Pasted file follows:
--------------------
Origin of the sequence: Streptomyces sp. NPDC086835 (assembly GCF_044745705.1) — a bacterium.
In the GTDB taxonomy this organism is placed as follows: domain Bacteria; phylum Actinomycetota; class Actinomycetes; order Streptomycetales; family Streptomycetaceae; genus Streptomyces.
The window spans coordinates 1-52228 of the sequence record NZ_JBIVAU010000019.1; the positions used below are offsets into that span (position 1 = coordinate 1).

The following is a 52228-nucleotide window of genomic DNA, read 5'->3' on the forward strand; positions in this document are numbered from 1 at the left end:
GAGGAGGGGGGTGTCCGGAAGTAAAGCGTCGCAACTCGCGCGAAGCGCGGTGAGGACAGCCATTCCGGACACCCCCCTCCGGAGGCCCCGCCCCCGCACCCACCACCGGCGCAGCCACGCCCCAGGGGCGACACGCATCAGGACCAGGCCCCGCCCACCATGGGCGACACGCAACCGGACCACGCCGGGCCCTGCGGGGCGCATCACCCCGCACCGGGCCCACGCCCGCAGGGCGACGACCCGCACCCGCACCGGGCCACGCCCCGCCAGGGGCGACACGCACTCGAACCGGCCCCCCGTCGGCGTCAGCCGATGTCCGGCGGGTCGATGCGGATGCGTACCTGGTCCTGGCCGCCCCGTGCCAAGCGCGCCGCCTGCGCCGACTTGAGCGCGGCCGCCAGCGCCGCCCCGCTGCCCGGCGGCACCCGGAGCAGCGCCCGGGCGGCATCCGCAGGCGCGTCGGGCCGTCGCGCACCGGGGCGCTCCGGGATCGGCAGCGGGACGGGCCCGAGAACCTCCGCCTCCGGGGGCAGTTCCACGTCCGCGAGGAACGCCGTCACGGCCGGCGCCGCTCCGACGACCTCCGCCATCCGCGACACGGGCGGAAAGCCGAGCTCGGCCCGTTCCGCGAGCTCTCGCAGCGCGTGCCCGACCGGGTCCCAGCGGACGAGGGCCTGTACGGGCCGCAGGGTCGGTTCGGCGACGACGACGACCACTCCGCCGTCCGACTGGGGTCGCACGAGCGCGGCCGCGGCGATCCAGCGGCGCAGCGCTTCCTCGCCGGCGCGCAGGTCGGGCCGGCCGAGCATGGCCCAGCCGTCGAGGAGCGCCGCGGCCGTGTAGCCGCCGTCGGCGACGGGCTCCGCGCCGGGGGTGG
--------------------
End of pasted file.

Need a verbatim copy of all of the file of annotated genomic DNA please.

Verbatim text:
Origin of the sequence: Streptomyces sp. NPDC086835 (assembly GCF_044745705.1) — a bacterium.
In the GTDB taxonomy this organism is placed as follows: domain Bacteria; phylum Actinomycetota; class Actinomycetes; order Streptomycetales; family Streptomycetaceae; genus Streptomyces.
The window spans coordinates 1-52228 of the sequence record NZ_JBIVAU010000019.1; the positions used below are offsets into that span (position 1 = coordinate 1).

The following is a 52228-nucleotide window of genomic DNA, read 5'->3' on the forward strand; positions in this document are numbered from 1 at the left end:
GAGGAGGGGGGTGTCCGGAAGTAAAGCGTCGCAACTCGCGCGAAGCGCGGTGAGGACAGCCATTCCGGACACCCCCCTCCGGAGGCCCCGCCCCCGCACCCACCACCGGCGCAGCCACGCCCCAGGGGCGACACGCATCAGGACCAGGCCCCGCCCACCATGGGCGACACGCAACCGGACCACGCCGGGCCCTGCGGGGCGCATCACCCCGCACCGGGCCCACGCCCGCAGGGCGACGACCCGCACCCGCACCGGGCCACGCCCCGCCAGGGGCGACACGCACTCGAACCGGCCCCCCGTCGGCGTCAGCCGATGTCCGGCGGGTCGATGCGGATGCGTACCTGGTCCTGGCCGCCCCGTGCCAAGCGCGCCGCCTGCGCCGACTTGAGCGCGGCCGCCAGCGCCGCCCCGCTGCCCGGCGGCACCCGGAGCAGCGCCCGGGCGGCATCCGCAGGCGCGTCGGGCCGTCGCGCACCGGGGCGCTCCGGGATCGGCAGCGGGACGGGCCCGAGAACCTCCGCCTCCGGGGGCAGTTCCACGTCCGCGAGGAACGCCGTCACGGCCGGCGCCGCTCCGACGACCTCCGCCATCCGCGACACGGGCGGAAAGCCGAGCTCGGCCCGTTCCGCGAGCTCTCGCAGCGCGTGCCCGACCGGGTCCCAGCGGACGAGGGCCTGTACGGGCCGCAGGGTCGGTTCGGCGACGACGACGACCACTCCGCCGTCCGACTGGGGTCGCACGAGCGCGGCCGCGGCGATCCAGCGGCGCAGCGCTTCCTCGCCGGCGCGCAGGTCGGGCCGGCCGAGCATGGCCCAGCCGTCGAGGAGCGCCGCGGCCGTGTAGCCGCCGTCGGCGACGGGCTCCGCGCCGGGGGTGG